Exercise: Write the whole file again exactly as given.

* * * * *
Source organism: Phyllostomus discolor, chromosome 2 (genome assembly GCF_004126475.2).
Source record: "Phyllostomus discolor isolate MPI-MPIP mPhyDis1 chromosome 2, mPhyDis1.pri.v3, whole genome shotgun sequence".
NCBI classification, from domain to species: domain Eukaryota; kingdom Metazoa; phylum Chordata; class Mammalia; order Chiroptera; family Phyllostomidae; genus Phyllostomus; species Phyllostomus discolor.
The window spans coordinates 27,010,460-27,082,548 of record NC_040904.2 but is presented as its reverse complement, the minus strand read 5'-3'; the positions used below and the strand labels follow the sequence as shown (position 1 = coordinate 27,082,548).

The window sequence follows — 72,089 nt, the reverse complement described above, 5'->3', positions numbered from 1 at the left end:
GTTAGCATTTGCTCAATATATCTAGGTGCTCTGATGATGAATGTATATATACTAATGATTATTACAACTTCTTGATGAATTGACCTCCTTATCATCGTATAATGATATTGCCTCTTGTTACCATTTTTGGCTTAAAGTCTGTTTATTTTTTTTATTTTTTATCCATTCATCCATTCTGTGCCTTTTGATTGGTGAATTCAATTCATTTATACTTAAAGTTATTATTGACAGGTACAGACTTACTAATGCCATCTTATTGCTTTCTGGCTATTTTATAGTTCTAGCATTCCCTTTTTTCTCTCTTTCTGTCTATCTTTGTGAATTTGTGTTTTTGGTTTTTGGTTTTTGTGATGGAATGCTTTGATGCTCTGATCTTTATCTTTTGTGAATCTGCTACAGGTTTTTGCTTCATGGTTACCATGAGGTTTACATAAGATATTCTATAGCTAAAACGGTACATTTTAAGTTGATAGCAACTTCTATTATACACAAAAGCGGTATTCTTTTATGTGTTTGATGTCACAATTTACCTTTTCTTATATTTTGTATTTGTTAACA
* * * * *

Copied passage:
Source organism: Phyllostomus discolor, chromosome 2 (genome assembly GCF_004126475.2).
Source record: "Phyllostomus discolor isolate MPI-MPIP mPhyDis1 chromosome 2, mPhyDis1.pri.v3, whole genome shotgun sequence".
NCBI classification, from domain to species: domain Eukaryota; kingdom Metazoa; phylum Chordata; class Mammalia; order Chiroptera; family Phyllostomidae; genus Phyllostomus; species Phyllostomus discolor.
The window spans coordinates 27,010,460-27,082,548 of record NC_040904.2 but is presented as its reverse complement, the minus strand read 5'-3'; the positions used below and the strand labels follow the sequence as shown (position 1 = coordinate 27,082,548).

The window sequence follows — 72,089 nt, the reverse complement described above, 5'->3', positions numbered from 1 at the left end:
GTTAGCATTTGCTCAATATATCTAGGTGCTCTGATGATGAATGTATATATACTAATGATTATTACAACTTCTTGATGAATTGACCTCCTTATCATCGTATAATGATATTGCCTCTTGTTACCATTTTTGGCTTAAAGTCTGTTTATTTTTTTTATTTTTTATCCATTCATCCATTCTGTGCCTTTTGATTGGTGAATTCAATTCATTTATACTTAAAGTTATTATTGACAGGTACAGACTTACTAATGCCATCTTATTGCTTTCTGGCTATTTTATAGTTCTAGCATTCCCTTTTTTCTCTCTTTCTGTCTATCTTTGTGAATTTGTGTTTTTGGTTTTTGGTTTTTGTGATGGAATGCTTTGATGCTCTGATCTTTATCTTTTGTGAATCTGCTACAGGTTTTTGCTTCATGGTTACCATGAGGTTTACATAAGATATTCTATAGCTAAAACGGTACATTTTAAGTTGATAGCAACTTCTATTATACACAAAAGCGGTATTCTTTTATGTGTTTGATGTCACAATTTACCTTTTCTTATATTTTGTATTTGTTAACA